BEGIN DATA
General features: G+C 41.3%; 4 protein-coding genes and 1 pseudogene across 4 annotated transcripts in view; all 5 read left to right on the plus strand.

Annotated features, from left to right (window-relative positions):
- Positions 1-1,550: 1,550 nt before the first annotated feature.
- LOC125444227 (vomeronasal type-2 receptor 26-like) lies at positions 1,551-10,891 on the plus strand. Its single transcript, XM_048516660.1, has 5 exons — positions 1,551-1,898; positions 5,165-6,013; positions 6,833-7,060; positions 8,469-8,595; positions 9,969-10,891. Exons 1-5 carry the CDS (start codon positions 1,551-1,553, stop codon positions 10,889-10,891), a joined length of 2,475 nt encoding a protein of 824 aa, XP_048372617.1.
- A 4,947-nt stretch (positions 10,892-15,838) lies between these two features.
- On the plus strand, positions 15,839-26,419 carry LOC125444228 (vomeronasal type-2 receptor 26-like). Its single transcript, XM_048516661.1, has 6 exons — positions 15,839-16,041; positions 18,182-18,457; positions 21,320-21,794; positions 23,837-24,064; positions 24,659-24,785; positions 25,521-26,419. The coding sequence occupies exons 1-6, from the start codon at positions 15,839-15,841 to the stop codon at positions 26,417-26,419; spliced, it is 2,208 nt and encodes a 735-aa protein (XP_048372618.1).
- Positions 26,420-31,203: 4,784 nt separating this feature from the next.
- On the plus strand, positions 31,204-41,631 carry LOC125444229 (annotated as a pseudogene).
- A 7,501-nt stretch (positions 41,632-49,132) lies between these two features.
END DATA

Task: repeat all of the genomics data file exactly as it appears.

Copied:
General features: G+C 41.3%; 4 protein-coding genes and 1 pseudogene across 4 annotated transcripts in view; all 5 read left to right on the plus strand.

Annotated features, from left to right (window-relative positions):
- Positions 1-1,550: 1,550 nt before the first annotated feature.
- LOC125444227 (vomeronasal type-2 receptor 26-like) lies at positions 1,551-10,891 on the plus strand. Its single transcript, XM_048516660.1, has 5 exons — positions 1,551-1,898; positions 5,165-6,013; positions 6,833-7,060; positions 8,469-8,595; positions 9,969-10,891. Exons 1-5 carry the CDS (start codon positions 1,551-1,553, stop codon positions 10,889-10,891), a joined length of 2,475 nt encoding a protein of 824 aa, XP_048372617.1.
- A 4,947-nt stretch (positions 10,892-15,838) lies between these two features.
- On the plus strand, positions 15,839-26,419 carry LOC125444228 (vomeronasal type-2 receptor 26-like). Its single transcript, XM_048516661.1, has 6 exons — positions 15,839-16,041; positions 18,182-18,457; positions 21,320-21,794; positions 23,837-24,064; positions 24,659-24,785; positions 25,521-26,419. The coding sequence occupies exons 1-6, from the start codon at positions 15,839-15,841 to the stop codon at positions 26,417-26,419; spliced, it is 2,208 nt and encodes a 735-aa protein (XP_048372618.1).
- Positions 26,420-31,203: 4,784 nt separating this feature from the next.
- On the plus strand, positions 31,204-41,631 carry LOC125444229 (annotated as a pseudogene).
- A 7,501-nt stretch (positions 41,632-49,132) lies between these two features.